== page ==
Specific focus

As he guides the reader through his writing strategy, Ed gives plenty of useful tips. One of the most useful (in my opinion) is the instruction to specify the scope of your study. This may seem rather obvious, but many scientists are afraid to – and don’t – do this. They feel that by narrowing the scope of their study, their findings will seem less important and less interesting. This fear is understandable, considering how much pressure scientists are under to publish, publish, publish in journals with the highest possible impact.

But Ed sensibly points out that focusing on a specific scope actually increases the credibility of a study in the mind of the reader because the author does not fall into the trap of mistakenly implying their study is bigger than it actually is. By maintaining this all-important focus, the methods will adequately address the scope of the study and the results will be credibly generalizable to the specific study population. A knock-on effect of this is that scientists will be less reluctant to acknowledge the limitations of their studies, thereby promoting accountability and research integrity.

This is one valuable golden nugget that I will be passing on to my own clients.

Getting the structure right

Ed’s strategy for writing research manuscripts helps solve another common problem among scientists: considering the overall structure of the manuscript and putting the right information in the relevant section. It may seem obvious what should go into the Introduction, Methods, Results and Discussion sections, but for some reason, authors of research articles often wind up interpreting their findings in the Results section, repeating their results and background information in the Discussion, or not answering their specific research question at all.
Ed helps researchers forget about details and focus on their take-home messages when writing their papers. Explaining each of these messages clearly and explicitly means the reader can focus on the scientific content of the research paper instead of struggling to find the point.

How to be reader friendly

A reader will have an easier time understanding an article that is well structured not only at the document level, but also at the paragraph and sentence levels. To help his reader break the habit of writing in a pompous, archaic style that is difficult to understand, Ed provides 10 helpful techniques for structuring reader-friendly sentences. He makes a concrete case for using the active voice and warns against ambiguous verbs and empty phrases that can leave the reader guessing. He also explains how to structure these reader-friendly sentences into logical paragraphs that tie the story together in a way that makes the reader want to keep reading (Ed provides a list of useful connecting words and phrases in the Appendix, which will be particularly useful for ESL authors). Ed illustrates each of his tips and techniques with helpful examples.

Much needed help

Ed has drawn on his experience as a researcher and teacher of scientific writing to develop an effective strategy for writing clear, well-written research articles – something which is sorely needed in academia. His ideas are well presented and easy to follow and should benefit native English-speaking and ESL authors alike. The book accompanies a successful writing course for PhD students that is held eight times a year at AMC in Amsterdam.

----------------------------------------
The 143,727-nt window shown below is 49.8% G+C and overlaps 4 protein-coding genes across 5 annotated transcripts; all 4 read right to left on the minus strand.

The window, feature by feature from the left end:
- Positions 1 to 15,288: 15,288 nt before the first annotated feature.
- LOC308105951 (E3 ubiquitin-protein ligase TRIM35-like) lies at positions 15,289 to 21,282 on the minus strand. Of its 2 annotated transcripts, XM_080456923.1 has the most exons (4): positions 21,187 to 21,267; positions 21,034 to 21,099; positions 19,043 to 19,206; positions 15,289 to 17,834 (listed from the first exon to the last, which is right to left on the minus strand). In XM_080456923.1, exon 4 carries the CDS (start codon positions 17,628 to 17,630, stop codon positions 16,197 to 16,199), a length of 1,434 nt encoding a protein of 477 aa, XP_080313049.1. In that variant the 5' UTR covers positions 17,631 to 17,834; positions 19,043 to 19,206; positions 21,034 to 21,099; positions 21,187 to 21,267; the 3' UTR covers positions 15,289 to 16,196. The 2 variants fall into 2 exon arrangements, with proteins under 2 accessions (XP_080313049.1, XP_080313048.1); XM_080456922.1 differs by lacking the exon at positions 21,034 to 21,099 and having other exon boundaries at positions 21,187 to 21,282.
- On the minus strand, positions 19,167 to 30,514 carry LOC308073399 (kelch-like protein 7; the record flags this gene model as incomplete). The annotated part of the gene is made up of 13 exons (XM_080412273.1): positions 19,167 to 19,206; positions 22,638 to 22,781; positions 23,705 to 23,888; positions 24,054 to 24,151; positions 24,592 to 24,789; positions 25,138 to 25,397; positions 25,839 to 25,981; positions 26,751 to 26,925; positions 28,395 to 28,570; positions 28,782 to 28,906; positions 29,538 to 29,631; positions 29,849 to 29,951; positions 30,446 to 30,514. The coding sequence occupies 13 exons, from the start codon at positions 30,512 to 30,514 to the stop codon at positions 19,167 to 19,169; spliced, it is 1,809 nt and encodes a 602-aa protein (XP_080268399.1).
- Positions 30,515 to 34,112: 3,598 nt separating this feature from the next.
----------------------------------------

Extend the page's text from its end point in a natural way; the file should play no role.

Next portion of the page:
Ed’s book is also helpful to anyone who edits biomedical research papers. I for one am looking forward to passing on his wisdom to my own clients. Want to find out more? You can get your copy of Ed’s book here.

Thursday, 31 January 2019 09:44

SENSE Utrecht translation SIG meeting 9 January

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A small but animated group of eight met up at Bistrot Centraal on 9 January for a post-holiday catch-up and to discuss the ups and downs of our professional lives.

(In)visible translations

The topics discussed were many and varied. One issue brought up was potential clients not being able to find your work on the internet if your translation is only used for something like an app, especially one for which people have to pay. (The example was a tourism app from one of the Dutch VVVs.) While you can refer prospects wanting to see samples of your work to a published book/journal, or send them to a web page via a search engine, search engines can’t ‘see’ apps. When the sole destination of your translation is an app, the chance of a possible client finding your pet project is virtually nil. There is no solution yet, but if you’re proud of what you’ve written/translated for that app, beware, and see if there’s a way to make it available (eg, on your own website).

Getting yourself sworn

Someone else was curious about what being a sworn (beëdigd) translator entails, as well as what advantages it might have. Fortunately, one member who was present is a sworn English-Dutch translator and was happy to share her experience. In brief:

  • there is probably more work from Dutch to English; much is short documents like birth certificates and diplomas, but we don’t know enough to say how much work might be longer documents
  • there is no option to register a specialization (eg, medical), so be responsible about what you can do
  • translating the same kind of documents may feel tedious at first, but soon you’ll build up a ‘library’ and it will go much faster
  • since the translated document is supposed to also resemble the original as much as possible, you’re often fiddling with PDF conversion, which is not everyone’s cup of tea
  • if you’re working for a court, they have often contracted with an agency and fees are therefore not negotiable
  • it costs €125 to become sworn, plus €40 for the VOG (Verklaring Omtrent het Gedrag or Certificate of Conduct)
  • you need to keep up your PE points (80 per 5 years) but there’s the option of following a minor at eg, ITV Hogeschool instead of attending several workshops/courses
  • liability insurance is also recommended
  • the status seems to impress customers even if they don’t need a sworn translation.

For those wanting to know about the current terms for registration, they can be found on the WBTV website.

Quoting for jobs